How to make screw shoes

Last year and prior to setting up my website, I posted a note on Facebook on how to make screw shoes. Now that I have a webpage, I thought I’d share my post publicly.

Fortunately, living in Oklahoma now, I have not had to make and utilize screw shoes (yet!). However, up in Indiana and other places around the country, getting extra traction is a ‘must’ for much of the winter (that is, unless you want to run on a treadmill- yuck!). So why make screw shoes instead of buying ~Yak Trax or microspikes? Well:

  • The screws are less obtrusive to your gait, the feel of the shoe, and the ability to run on concrete
  • They’re lightweight
  • They’re cheaper
  • They work perfectly on snow/ice/black ice, whether a little or a lot
  • If you like tools and being a handyman (or handywoman), this method is for you!

The downside (although, not really an issue):

  • Takes time and a little troubleshooting
  • You have to put them in and take them out, depending on the conditions
  • You end up with holes in your soles

Here’s how I do it: I recommend using a thicker pair of older shoes– a pair you can set aside as your “screw shoes” (unless you don’t mind doing this with your current trainers and taking the screws in and out, as needed). I specifically use #6 hex head sheet metal screws, which I was only able to find at Ace Hardware. I use 3/8 inch (7 cents per screw) for the heel and either 3/8 or 1/4 inch (15 cents per screw) in the forefoot (depends on the thickness of the shoe). You can get “zinc coated” screws, which I think are more expensive but they won’t rust and last longer. The 1/4 inch screws can be difficult to find, so you may have to call around about these or try to order. As far as how many to get/use, I’d recommend 10-20 screws per shoe, so you should buy around 40 of the 3/8 inch and 10 of the 1/4 inch (~so you have some screw backups). Also, I had to purchase a special 1/4 inch magnetic drill bit that can go into either a powerdrill or a manual screwdriver. Personally, I use the Powerdrill for the 3/8 inch screws and the manual screwdriver for the 1/4 inch screws.

I generally try to put the 3/8 inch screws symmetrically around the outer edge of the shoe (~shoe-allowing, put them in the rubber that hits the ground first instead of the foam), and then a few of the 1/4 inch screws in the mid-forefoot. The screws are flat on the top (= doesn’t put pressure on the foot like sharp-pointed microspikes or rounded screws). They have a “lip” around the edge that sticks into snow/ice. I would suggest taking out the insole to make sure the screw isn’t coming through– definitely don’t put your finger there while you’re drilling them in! You might also have to put the shoes on and walk around on concrete to see if you feel any of the screws (particularly the mid forefoot). This is why it’s advantageous to get the 1/4 inch screws– you definitely don’t want to feel any of the screws, like you’re running with a rock under your forefoot.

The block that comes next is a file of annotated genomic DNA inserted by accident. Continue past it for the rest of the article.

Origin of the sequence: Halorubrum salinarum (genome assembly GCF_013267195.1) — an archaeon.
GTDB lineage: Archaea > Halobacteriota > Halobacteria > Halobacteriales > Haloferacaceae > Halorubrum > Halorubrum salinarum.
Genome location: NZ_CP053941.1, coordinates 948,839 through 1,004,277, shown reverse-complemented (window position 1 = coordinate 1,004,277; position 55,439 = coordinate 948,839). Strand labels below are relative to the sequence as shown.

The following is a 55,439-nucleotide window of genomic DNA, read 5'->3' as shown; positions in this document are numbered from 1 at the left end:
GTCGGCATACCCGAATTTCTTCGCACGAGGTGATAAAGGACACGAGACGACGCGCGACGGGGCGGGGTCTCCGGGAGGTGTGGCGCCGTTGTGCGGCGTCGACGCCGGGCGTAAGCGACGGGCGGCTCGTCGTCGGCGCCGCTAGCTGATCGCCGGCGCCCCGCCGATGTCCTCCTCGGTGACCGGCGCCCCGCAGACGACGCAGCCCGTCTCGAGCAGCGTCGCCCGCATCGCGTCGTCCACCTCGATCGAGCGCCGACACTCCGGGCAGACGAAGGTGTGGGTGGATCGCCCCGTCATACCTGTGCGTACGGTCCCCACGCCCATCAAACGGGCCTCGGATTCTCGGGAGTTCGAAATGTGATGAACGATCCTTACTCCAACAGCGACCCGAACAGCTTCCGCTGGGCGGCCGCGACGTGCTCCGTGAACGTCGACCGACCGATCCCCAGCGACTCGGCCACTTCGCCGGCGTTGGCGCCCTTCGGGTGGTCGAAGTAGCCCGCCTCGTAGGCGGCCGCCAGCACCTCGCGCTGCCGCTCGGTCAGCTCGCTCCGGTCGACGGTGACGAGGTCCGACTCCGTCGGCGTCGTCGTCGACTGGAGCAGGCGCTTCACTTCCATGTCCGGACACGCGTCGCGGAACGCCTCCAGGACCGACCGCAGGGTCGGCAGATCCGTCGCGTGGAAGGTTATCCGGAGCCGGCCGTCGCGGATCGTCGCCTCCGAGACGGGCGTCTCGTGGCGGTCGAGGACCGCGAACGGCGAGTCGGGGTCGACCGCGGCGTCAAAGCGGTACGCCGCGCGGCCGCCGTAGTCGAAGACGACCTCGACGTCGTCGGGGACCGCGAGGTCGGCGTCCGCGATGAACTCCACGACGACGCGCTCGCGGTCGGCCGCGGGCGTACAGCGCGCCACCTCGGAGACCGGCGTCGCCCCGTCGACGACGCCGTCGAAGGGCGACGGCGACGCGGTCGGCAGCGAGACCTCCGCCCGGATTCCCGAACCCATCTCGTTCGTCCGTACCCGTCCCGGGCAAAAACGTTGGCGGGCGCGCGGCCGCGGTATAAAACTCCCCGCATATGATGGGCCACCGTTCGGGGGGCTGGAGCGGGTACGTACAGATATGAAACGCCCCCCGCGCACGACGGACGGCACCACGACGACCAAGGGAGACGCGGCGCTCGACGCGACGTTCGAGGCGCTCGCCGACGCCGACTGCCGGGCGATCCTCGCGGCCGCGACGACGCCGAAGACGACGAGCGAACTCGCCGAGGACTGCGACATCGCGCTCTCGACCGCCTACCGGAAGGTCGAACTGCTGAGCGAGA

On concrete, your shoes feel “sticky”– I find the screws to give great traction without being obtrusive to your gait/shoes or feeling awkward. Once you get the hang of drilling/undrilling the screws, you can do it quickly– not more than 5-10 min.. The screws are generally fairly durable– I would change them out as needed. Oh yeah, having holes in the sole isn’t a problem– last winter I wore my “drilled Puma’s” (minus the screws of course) for several marathons. The holes are small enough you shouldn’t have issues getting debri in the holes. I sometimes move the screws around if I’ve drilled/undrilled a few times, and I’m concerned about the screw coming out. In particular, you may have issues with the 1/4 inch screws coming out, so make sure they’re drilled in tightly.

Overall, I love the screws and have done many hard workouts with them on concrete with black ice. They give me confidence and make me not have to worry about my footing or maneuvering around ice/snow. It’s better to be safe than sorry! If anyone has a question, feel free to ask!

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  1. [...] traction on snow and ice. My preference in Indiana was to make ‘screw shoes’ (read my tutorial here), which are less cumbersome to the shoe than Yaktrax. I could run through EVERYTHING with the screw [...]

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